Pearls. Beauty formed as protection for oysters and mussels from tiny stones or grains of sand. Layers and layers of a lustrous substance, nacre. Light reflected from the overlapping layers gives pearls their iridescent luster.
I’ll be talking about The King’s Mistress at a book club tomorrow evening. Perhaps that’s why I’ve been thinking about Alice Perrers and her pearls.
In my novel, pearls encrust Alice’s gowns, powder her hair, adorn her hats, her gloves, her neck—most of them gifts from her lover, King Edward. I took artistic license in imagining the occasion of these gifts, but that she had a remarkable collection of pearls is a fact, at least according to the records of the Exchequer: “When the pearls of Alice Ferrers [sic], the mistress of Edward III of England, were confiscated by his successor Richard II, they were appraised in May 1379 as 600 pearls worth 20d each (£50); 1700 pearls worth 10d each (£70 16s 8d); 5940 pearls, worth 5d each (£123 15s); 1800 pearls, worth 4d each (£30); 2000 pearls, each also worth 4d (50 marks); 1380 pearls, each worth 6d (£34 10s); 500 pearls, worth 2d each (£4 3s 4d); 3948 pearls, worth 3d each (£49 7s); 2000 pearls, worth 1 ½ d each (£25); and 30 ounces of pearls valued at £50 gross. Their total value was the huge sum [at that time] of £469 18s 8d.” (Mediaeval European Jewellery, R. W. Lightbown, V&A 1992, p. 30, attributed to F. Devon, Issues of the Exchequer, London 1837)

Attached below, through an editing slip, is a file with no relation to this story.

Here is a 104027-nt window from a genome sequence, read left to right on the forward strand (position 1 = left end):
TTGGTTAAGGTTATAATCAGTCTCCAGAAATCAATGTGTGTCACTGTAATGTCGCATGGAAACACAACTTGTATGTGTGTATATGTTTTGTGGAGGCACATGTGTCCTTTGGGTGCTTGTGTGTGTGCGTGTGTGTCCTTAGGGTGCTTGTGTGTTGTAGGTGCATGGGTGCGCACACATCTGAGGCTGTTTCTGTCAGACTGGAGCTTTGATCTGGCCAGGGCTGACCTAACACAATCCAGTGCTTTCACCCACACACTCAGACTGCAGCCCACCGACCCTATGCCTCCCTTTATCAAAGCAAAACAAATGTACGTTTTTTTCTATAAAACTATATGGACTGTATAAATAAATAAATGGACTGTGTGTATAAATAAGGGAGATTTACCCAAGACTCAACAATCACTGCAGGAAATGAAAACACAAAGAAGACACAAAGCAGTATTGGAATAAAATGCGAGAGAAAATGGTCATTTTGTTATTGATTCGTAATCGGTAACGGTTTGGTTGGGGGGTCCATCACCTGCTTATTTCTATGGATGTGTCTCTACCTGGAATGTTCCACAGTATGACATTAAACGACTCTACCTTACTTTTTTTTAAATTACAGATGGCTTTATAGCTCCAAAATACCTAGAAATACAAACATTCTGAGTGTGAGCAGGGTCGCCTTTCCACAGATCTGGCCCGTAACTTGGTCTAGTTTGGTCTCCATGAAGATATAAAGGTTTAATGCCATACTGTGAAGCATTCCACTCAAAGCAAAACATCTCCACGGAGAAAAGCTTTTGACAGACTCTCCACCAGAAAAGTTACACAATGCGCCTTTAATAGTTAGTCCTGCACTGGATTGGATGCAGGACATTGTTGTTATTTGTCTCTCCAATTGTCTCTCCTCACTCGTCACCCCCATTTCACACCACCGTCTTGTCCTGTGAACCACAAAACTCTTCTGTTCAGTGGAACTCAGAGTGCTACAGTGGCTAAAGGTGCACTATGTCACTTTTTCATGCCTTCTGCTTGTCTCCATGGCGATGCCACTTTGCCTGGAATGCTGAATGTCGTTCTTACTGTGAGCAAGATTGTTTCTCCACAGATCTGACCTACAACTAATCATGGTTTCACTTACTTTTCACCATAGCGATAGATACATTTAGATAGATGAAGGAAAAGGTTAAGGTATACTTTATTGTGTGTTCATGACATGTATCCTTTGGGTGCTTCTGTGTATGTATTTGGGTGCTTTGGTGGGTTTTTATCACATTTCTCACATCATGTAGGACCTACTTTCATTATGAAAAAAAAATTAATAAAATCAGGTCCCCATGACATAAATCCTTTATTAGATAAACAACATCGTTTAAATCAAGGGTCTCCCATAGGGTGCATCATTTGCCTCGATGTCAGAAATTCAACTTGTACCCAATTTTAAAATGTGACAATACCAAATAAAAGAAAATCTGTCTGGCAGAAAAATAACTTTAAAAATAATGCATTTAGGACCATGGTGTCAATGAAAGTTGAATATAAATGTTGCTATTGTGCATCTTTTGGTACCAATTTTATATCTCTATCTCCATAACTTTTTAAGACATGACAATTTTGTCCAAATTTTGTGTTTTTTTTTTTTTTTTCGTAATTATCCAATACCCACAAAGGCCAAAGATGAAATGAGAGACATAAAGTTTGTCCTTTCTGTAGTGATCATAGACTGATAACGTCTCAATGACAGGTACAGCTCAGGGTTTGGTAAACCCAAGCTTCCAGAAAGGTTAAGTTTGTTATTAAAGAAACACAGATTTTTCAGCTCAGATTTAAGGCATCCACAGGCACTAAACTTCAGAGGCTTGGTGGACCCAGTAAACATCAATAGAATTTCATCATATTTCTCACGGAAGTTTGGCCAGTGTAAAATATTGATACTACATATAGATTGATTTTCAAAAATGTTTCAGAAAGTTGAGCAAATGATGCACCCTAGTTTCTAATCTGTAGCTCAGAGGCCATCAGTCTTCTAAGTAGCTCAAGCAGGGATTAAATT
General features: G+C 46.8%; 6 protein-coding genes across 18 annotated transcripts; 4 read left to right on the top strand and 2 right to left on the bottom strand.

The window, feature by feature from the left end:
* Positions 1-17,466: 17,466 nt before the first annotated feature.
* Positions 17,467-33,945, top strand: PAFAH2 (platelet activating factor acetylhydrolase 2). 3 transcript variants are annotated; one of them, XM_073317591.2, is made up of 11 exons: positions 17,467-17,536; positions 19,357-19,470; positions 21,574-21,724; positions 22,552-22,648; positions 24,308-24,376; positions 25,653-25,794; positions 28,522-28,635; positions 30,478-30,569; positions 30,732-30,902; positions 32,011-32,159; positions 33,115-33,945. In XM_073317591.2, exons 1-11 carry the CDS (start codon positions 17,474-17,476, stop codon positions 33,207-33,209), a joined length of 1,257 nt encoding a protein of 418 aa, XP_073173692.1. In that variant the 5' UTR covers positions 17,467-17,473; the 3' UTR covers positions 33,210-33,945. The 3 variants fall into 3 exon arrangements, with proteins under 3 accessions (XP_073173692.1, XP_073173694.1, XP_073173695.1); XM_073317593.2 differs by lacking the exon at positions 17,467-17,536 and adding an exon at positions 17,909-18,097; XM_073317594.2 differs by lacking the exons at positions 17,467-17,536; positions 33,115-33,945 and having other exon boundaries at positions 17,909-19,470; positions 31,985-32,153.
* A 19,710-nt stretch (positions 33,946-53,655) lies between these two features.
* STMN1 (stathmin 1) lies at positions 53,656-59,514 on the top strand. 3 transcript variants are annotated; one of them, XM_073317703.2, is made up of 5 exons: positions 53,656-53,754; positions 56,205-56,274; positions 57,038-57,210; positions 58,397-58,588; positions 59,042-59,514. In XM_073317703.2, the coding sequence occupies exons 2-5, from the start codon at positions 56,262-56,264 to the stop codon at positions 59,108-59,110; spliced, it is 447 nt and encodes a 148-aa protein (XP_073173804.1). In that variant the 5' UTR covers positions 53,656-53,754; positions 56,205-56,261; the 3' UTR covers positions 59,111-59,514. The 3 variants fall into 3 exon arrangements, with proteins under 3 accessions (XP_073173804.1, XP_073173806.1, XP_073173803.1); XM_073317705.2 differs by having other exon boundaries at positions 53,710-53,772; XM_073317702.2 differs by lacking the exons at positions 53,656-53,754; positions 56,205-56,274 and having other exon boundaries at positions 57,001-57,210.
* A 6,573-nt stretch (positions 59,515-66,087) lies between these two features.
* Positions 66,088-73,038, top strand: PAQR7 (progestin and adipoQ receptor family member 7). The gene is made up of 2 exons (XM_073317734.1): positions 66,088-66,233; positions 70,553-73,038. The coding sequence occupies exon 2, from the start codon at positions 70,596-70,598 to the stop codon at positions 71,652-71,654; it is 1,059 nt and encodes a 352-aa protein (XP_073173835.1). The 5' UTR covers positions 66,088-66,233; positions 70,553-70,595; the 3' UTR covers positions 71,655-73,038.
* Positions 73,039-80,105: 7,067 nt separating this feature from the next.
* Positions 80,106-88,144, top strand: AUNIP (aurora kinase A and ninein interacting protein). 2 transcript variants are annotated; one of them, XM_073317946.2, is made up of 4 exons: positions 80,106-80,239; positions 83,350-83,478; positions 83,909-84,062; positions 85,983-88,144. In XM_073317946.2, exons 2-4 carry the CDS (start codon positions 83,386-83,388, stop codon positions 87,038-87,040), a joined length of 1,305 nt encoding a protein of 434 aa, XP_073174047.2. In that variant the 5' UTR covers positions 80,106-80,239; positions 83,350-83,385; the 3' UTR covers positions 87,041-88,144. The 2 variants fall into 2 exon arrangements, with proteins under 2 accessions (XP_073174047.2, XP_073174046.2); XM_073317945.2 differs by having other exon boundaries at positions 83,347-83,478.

That’s 19868 pearls, plus however many were in the 30 oz (I imagine these might have been tiny seed pearls too small to count). So many pearls.
The pearl is not the gem I would have chosen to represent Alice as it was a symbol of purity, and came to be used in medieval literature as a symbol of maidens and maidenhood. Aldhelm describes holy maidens as Christi margaritae, paradisi gemmae (Pearl, E.V. Gordon, ed., Oxford 1953, p. xxvii).
But as I dressed Alice in pearls I imagined how subtly they catch the light, and how the beloved glows from within, how as she and Edward came to know each other they discovered layers upon layers of complexity, and it became for me a fitting gemstone for the story.
In one of my favorite scenes, Alice tells Edward about meeting a pearl merchant as a child. The inspiration from this story comes from Lightbown’s book: “The technique of piercing pearls was already well-known in the West in the early twelfth century: Theophilus recommends the use of a slender steel drill, turned on a lead wheel attached to a shaft of wood and worked by a strap, to make a hole, and for enlarging it a wire and a little fine sand. Oriental pearls often arrived in Europe already pierced, so producing a general belief in the West, in spite of Theophilus and his recipes, that these holes were natural, as Albertus Magnus … records. It was only in the fourteenth century that this legend was finally overset.” (30)
“Scotch pearls” were found in rivers in Wales, Ireland, Cumberland, and particularly Scotland. They were considered inferior to those from the “orient,” but richly encrusting a jacket or gown they must have made a gorgeous display.
Some additional pearl lore: Pearls are thought to give wisdom through experience, to quicken the laws of karma and to cement engagements and love relationships. They are thought to keep children safe. Early Chinese myths told of pearls falling from the sky when dragons fought. Ancient legend says that pearls were thought to be the tears of the gods and the Greeks believed that wearing pearls would promote marital bliss and prevent newlywed women from crying. (from bernardine.com)
In Hindu culture, pearls were associated with the Moon and were symbols of love and purity. Hindu texts say that Krishna discovered the first pearl, which he presented to his daughter on her wedding day. Islamic tradition holds pearls in even higher regard. The Koran speaks of pearls as one of the great rewards found in Paradise, and the gem itself has become a symbol of perfection. (from pearl-guide.com)